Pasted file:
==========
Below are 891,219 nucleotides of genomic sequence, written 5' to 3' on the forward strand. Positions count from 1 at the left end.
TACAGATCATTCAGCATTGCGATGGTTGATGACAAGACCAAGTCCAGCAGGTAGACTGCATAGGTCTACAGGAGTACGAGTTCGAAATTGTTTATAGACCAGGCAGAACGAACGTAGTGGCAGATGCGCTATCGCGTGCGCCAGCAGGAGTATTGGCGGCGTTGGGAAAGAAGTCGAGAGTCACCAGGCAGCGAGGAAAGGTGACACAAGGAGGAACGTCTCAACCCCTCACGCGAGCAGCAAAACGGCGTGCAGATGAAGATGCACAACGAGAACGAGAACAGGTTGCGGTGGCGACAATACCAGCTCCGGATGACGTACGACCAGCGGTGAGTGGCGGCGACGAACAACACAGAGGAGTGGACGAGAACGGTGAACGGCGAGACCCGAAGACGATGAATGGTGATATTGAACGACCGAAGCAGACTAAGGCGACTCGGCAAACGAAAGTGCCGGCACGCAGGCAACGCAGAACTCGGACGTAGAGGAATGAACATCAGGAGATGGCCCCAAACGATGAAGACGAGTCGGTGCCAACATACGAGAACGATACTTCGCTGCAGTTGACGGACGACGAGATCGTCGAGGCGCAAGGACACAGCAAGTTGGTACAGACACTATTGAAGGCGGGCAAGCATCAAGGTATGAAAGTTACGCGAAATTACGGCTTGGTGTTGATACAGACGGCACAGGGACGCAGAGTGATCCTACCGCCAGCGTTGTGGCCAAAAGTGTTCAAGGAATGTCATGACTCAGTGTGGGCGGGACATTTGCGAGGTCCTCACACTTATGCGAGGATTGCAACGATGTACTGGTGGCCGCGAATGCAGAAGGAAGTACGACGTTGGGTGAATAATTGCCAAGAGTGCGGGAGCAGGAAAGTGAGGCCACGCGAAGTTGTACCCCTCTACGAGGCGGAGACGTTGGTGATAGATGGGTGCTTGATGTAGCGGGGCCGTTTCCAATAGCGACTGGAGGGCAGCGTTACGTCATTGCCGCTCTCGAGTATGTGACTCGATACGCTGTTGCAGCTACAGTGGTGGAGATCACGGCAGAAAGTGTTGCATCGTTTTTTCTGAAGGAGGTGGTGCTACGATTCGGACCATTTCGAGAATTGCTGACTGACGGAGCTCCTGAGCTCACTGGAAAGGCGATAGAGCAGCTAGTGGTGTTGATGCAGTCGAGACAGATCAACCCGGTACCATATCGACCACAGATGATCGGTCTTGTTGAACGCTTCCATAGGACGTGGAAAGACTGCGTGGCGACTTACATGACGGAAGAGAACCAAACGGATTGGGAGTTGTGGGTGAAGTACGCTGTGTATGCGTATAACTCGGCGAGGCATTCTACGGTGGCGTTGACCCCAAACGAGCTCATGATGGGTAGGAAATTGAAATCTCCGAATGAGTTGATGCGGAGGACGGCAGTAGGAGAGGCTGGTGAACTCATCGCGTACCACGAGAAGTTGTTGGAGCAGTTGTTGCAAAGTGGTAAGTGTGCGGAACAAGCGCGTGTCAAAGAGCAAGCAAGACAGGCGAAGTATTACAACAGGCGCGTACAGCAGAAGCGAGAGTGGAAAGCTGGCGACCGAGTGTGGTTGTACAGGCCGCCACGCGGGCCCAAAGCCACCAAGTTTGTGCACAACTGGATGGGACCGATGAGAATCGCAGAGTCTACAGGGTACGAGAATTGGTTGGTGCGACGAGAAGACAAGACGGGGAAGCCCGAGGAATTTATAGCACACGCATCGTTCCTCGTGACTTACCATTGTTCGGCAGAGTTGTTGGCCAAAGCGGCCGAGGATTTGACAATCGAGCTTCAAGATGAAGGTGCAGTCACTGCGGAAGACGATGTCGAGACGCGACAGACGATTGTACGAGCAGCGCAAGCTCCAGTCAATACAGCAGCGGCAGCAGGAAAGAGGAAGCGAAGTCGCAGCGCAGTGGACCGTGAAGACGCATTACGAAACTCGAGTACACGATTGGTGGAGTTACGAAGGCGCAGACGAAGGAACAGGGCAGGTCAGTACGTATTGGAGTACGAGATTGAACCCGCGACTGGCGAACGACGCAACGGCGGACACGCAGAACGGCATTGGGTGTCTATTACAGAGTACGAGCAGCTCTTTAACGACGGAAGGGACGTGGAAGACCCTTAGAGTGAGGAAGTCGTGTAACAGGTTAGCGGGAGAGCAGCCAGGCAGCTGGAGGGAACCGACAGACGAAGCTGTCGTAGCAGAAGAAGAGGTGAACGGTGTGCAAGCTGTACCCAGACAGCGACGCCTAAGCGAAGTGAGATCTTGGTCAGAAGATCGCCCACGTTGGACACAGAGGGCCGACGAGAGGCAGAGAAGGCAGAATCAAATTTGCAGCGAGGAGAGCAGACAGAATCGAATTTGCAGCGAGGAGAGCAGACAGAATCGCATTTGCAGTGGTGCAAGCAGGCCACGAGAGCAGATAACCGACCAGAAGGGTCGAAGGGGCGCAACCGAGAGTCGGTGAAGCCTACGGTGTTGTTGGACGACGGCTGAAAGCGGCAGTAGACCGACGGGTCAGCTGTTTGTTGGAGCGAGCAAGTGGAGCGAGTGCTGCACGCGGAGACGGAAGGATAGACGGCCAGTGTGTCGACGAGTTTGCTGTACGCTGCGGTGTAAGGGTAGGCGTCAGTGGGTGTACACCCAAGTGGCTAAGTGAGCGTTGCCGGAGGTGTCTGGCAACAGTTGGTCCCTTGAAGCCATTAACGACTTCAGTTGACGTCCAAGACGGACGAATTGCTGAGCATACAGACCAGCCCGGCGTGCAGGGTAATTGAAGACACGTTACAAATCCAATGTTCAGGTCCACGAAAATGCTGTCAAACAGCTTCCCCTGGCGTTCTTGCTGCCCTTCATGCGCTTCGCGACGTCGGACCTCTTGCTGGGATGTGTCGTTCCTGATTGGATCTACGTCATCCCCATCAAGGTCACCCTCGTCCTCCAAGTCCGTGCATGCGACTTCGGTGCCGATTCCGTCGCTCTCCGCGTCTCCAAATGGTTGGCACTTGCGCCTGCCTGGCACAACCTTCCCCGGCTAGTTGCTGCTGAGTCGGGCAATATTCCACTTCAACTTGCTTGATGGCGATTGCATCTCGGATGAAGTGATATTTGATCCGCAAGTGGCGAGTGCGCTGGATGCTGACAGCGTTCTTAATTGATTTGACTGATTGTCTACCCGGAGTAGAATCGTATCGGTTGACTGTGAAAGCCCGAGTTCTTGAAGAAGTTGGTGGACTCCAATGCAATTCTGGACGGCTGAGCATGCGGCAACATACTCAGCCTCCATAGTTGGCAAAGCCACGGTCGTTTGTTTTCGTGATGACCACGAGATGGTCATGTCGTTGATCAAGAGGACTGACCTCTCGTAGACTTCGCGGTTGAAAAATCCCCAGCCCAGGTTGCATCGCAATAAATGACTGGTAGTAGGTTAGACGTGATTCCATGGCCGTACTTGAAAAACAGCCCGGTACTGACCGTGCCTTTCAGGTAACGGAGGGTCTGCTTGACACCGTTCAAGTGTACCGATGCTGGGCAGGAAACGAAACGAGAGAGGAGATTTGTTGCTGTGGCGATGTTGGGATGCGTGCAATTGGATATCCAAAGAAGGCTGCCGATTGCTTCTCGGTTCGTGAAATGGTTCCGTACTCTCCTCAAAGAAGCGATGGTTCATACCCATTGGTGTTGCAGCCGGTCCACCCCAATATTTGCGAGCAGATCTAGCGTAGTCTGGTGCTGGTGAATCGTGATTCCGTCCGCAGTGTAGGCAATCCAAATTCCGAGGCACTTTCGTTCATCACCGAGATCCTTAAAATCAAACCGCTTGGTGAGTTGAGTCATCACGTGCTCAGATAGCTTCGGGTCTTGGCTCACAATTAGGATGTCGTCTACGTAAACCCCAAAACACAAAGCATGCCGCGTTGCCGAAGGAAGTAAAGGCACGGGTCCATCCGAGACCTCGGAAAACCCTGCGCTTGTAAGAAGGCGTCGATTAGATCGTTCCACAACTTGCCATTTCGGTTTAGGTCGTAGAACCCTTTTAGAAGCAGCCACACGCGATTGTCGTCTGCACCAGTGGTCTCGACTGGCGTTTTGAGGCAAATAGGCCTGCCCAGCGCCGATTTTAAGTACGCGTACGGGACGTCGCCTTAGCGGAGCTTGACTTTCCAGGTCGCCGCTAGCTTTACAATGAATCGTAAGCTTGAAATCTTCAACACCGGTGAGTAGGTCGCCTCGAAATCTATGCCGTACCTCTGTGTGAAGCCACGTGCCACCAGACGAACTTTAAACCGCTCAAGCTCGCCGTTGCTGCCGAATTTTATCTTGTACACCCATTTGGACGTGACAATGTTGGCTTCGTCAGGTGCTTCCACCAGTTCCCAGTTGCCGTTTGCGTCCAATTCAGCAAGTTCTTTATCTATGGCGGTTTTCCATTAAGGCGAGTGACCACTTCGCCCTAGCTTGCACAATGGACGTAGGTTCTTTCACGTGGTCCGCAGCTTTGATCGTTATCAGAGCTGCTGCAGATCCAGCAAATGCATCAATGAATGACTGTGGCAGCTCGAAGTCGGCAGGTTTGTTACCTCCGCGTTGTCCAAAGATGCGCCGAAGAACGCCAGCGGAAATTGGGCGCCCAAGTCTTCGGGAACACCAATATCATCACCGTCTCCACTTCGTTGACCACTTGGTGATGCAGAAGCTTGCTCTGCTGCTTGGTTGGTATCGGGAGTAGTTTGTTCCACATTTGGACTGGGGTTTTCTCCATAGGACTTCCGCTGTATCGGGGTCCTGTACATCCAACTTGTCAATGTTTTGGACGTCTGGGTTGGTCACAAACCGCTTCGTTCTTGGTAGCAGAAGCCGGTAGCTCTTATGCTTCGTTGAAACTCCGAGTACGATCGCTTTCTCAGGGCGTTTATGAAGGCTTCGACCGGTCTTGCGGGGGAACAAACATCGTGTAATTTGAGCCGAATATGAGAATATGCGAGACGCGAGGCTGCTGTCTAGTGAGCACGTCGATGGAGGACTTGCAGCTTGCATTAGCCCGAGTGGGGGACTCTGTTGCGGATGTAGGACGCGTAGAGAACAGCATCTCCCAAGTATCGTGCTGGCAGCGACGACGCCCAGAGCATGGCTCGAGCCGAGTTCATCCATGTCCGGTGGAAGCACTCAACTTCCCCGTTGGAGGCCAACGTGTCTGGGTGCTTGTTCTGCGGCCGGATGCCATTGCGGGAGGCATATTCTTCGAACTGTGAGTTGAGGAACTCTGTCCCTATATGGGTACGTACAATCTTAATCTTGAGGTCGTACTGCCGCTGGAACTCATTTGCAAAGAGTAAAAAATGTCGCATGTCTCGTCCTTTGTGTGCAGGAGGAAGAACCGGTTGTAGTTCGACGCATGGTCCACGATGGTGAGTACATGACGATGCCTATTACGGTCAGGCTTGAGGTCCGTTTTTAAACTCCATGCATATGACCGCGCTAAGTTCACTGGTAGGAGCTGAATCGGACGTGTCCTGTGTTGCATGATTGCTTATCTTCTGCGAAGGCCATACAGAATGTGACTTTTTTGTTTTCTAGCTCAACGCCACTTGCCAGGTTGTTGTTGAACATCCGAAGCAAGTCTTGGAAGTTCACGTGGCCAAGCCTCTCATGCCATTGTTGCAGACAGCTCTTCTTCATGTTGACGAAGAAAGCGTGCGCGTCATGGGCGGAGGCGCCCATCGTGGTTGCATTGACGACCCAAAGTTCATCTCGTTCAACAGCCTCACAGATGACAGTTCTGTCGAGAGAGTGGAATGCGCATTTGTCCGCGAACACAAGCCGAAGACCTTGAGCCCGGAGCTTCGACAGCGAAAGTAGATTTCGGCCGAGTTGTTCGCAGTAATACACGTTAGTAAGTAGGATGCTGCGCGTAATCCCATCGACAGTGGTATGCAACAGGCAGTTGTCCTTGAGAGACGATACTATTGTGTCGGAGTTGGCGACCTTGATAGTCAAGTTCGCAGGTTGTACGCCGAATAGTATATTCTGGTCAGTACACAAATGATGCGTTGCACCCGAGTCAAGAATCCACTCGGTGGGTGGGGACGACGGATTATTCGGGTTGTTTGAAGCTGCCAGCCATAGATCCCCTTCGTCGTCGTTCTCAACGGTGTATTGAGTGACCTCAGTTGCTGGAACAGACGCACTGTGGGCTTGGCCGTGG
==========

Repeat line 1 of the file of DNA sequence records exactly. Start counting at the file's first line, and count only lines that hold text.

Below are 891,219 nucleotides of genomic sequence, written 5' to 3' on the forward strand. Positions count from 1 at the left end.